Already a subscriber? - Login here
Not yet a subscriber? - Subscribe here

Displaying: 61-70 of 376 documents


book reviews
61. Environmental Philosophy: Volume > 14 > Issue: 1
Marion Hourdequin Gillian Barker. Beyond Biofatalism: Human Nature for An Evolving World
view |  rights & permissions | cited by
62. Environmental Philosophy: Volume > 14 > Issue: 1
Emily Ray Michael Marder. Grafts: Writings on Plants
view |  rights & permissions | cited by
63. Environmental Philosophy: Volume > 14 > Issue: 1
Joshua August Skorburg Chris Abel. The Extended Self: Architecture, Memes and Minds
view |  rights & permissions | cited by
64. Environmental Philosophy: Volume > 14 > Issue: 1
Tess Varner Romand Coles. Visionary Pragmatism: Radical and Ecological Democracy in Neoliberal Times
view |  rights & permissions | cited by
65. Environmental Philosophy: Volume > 14 > Issue: 1
Sarah Warren Donna J. Haraway. Staying with the Trouble: Making Kin in the Chthulucene
view |  rights & permissions | cited by
66. Environmental Philosophy: Volume > 14 > Issue: 1
Call for Papers: Special Issue of Environmental Philosophy In Memory of W. S. K. “Scott” Cameron
view |  rights & permissions | cited by
articles
67. Environmental Philosophy: Volume > 13 > Issue: 2
Byron Williston The Sublime Anthropocene
abstract | view |  rights & permissions | cited by
In the Anthropocene, humanity has been forced to a self-critical reflection on its place in the natural order. A neglected tool for understanding this is the sublime. Sublime experience opens us up to encounters with ‘formless’ nature at the same time as we recognize the inevitability of imprinting our purposes on nature. In other words, it is constituted by just the sort of self-critical stance towards our place in nature that I identify as the hallmark of the Anthropocene ‘collision’ between human and earth histories.
68. Environmental Philosophy: Volume > 13 > Issue: 2
David Maggs, John Robinson Recalibrating the Anthropocene: Sustainability in an Imaginary World
abstract | view |  rights & permissions | cited by
Geologically speaking, the Anthropocene marks the end of the Holocene period, a time of great planetary stability. Conceptually speaking, the Anthropocene marks the end of the Modernist period, a time of great epistemic stability. As scientific framings of sustainability strain under anthro­pocenic realities, reconceptualizing sustainability may be necessary. By positioning human/nature relations beyond Modernist dichotomies under­pinning scientific discourse, the implications of the Anthropocene shift from methodological to ontological, dislodging sustainability from its traditional scientific foundations. To this, we propose new stability through four interlinked approaches to sustainability’s complex challenges, offering a framework for thought and action beyond Modernist framings of sustainability and opening essential roles to often-marginalized interpretive social sciences and humanities.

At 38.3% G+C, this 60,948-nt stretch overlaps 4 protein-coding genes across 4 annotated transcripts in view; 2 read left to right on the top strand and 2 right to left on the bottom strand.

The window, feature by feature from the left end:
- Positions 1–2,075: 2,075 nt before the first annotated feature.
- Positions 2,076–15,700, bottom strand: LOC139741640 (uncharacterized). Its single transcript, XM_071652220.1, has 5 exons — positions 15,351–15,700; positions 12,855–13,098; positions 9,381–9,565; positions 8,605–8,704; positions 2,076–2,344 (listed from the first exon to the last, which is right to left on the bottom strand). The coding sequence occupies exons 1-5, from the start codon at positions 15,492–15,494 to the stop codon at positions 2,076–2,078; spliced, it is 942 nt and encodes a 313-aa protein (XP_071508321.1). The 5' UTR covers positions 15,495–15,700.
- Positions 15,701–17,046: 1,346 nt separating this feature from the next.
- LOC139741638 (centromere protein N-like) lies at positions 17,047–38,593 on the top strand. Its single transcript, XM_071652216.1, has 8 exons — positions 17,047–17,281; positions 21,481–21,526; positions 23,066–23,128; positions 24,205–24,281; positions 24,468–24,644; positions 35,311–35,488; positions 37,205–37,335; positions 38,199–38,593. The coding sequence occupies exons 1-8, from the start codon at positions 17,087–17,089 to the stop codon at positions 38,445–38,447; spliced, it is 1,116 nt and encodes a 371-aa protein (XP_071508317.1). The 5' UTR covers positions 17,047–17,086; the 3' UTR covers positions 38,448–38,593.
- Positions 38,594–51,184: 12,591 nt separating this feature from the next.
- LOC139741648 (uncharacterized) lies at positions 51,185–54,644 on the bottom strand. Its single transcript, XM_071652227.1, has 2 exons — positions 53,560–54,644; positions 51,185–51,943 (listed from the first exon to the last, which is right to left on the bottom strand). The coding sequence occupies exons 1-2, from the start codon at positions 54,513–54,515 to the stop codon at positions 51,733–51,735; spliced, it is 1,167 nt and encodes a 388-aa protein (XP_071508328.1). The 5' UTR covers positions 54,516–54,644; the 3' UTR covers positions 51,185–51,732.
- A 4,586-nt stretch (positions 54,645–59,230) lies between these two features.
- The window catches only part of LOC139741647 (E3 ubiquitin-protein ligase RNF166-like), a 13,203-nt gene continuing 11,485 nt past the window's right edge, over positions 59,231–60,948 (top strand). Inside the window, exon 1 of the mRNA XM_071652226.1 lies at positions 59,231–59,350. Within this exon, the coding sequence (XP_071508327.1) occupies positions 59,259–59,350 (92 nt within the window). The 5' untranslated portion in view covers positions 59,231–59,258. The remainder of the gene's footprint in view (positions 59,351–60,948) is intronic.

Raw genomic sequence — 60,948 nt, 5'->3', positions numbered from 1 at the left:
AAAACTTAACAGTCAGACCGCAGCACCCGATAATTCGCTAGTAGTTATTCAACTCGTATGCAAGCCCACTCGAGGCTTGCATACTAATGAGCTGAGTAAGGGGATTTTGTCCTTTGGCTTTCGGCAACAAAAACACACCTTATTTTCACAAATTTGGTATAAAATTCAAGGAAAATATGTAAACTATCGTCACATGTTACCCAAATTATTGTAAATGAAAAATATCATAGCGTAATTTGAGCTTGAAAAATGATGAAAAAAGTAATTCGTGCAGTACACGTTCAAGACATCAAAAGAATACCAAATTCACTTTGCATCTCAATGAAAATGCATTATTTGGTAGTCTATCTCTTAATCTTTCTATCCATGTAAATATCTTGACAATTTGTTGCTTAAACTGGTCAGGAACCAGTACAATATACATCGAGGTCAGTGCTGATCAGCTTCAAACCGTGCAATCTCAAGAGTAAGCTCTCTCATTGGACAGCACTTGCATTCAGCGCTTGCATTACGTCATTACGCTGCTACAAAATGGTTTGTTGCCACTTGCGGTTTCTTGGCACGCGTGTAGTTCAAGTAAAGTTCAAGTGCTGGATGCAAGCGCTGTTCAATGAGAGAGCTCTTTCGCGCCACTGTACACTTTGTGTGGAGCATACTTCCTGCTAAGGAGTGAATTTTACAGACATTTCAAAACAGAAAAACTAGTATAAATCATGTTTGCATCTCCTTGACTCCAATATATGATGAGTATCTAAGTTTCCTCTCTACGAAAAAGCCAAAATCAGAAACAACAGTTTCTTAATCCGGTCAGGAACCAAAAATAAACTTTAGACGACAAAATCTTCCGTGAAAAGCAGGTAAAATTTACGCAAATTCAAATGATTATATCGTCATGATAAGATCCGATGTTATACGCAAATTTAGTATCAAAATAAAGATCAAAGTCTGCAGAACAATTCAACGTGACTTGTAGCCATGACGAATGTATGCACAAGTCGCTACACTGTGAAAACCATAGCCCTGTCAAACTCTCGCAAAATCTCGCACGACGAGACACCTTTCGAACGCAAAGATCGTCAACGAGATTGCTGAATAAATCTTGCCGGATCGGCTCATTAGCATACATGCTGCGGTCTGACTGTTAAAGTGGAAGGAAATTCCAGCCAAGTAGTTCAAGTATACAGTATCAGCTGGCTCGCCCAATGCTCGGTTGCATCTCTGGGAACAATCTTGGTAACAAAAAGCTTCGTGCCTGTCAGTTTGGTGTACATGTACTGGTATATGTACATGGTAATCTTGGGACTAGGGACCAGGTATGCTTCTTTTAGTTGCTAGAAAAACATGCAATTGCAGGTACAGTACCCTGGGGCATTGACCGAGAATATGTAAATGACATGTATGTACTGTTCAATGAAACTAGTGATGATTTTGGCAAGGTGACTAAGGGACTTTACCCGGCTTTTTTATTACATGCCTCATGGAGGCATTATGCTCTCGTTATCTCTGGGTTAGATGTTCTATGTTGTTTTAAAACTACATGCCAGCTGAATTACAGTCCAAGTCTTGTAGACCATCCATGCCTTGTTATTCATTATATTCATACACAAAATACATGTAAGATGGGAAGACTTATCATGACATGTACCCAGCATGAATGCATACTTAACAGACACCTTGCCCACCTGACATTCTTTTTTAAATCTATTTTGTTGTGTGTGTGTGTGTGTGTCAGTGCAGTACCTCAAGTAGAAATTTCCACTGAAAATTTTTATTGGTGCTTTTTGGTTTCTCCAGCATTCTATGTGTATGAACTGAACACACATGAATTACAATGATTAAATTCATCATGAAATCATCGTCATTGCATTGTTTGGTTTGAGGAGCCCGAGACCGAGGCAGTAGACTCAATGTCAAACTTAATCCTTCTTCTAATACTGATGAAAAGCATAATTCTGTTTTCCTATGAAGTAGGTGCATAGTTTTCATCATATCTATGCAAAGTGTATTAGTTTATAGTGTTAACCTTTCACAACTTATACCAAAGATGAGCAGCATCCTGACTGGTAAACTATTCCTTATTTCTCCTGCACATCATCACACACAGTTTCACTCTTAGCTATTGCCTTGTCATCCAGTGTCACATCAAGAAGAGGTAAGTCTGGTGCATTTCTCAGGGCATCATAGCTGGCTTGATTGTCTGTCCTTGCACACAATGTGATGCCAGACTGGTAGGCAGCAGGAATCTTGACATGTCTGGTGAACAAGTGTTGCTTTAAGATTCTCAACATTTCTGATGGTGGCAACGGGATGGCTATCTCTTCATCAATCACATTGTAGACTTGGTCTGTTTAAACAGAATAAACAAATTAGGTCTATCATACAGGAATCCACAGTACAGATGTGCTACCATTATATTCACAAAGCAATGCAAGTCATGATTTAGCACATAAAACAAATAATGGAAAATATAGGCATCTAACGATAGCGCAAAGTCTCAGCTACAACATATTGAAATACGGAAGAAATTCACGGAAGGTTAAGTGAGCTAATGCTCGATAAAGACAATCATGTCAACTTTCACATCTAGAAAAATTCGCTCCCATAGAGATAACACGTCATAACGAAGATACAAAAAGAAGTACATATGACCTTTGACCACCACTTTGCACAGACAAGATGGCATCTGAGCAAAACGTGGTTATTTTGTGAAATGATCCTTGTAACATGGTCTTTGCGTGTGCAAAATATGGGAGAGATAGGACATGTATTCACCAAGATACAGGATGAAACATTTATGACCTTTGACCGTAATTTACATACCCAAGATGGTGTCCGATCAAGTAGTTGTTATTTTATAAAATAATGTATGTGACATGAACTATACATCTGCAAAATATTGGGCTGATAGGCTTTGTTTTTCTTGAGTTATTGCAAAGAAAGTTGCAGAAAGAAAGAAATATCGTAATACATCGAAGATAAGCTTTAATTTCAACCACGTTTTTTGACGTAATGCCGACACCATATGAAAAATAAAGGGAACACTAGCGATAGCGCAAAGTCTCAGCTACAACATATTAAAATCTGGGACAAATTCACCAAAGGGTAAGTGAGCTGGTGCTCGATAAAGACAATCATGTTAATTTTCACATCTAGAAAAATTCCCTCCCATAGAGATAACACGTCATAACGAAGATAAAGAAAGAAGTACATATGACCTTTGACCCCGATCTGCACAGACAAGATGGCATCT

69. Environmental Philosophy: Volume > 13 > Issue: 2
Vincent Blok Biomimicry and the Materiality of Ecological Technology and Innovation: Toward a Natural Model of Nature
abstract | view |  rights & permissions | cited by
In this paper, we reflect on the concept of nature that is presupposed in biomimetic approaches to technology and innovation. Because current practices of biomimicry presuppose a technological model of nature, it is questionable whether its claim of being a more ecosystem friendly approach to technology and innovation is justified. In order to maintain the potentiality of biomimicry as ecological innovation, we explore an alternative to this technological model of nature. To this end, we reflect on the materiality of natural systems and explore a natural model of nature, which is found in the responsive conativity of matter. This natural model of nature enables us to conceptualize biomimicry as conative responsiveness to the conativity of the biosphere.
70. Environmental Philosophy: Volume > 13 > Issue: 2
Jonathan Beever, Nicolae Morar Bioethics and the Challenge of the Ecological Individual
abstract | view |  rights & permissions | cited by
Questions of individuality are traditionally predicated upon recognizing discrete entities whose behavior can be measured and whose value and agency can be meaningfully ascribed. We consider a series of challenges to the metaphysical concept of individuality as the ground of the self. We argue that an ecological conception of individuality renders ascriptions of autonomy to selves highly improbable. We find conceptual resources in the work of environmental philosopher Arne Naess, whose distinction between shallow and deep responses helps us rethink the notion of individuality and, thus, assess whether the conceptual and normative coherence of human autonomy could, at least partially, be salvaged.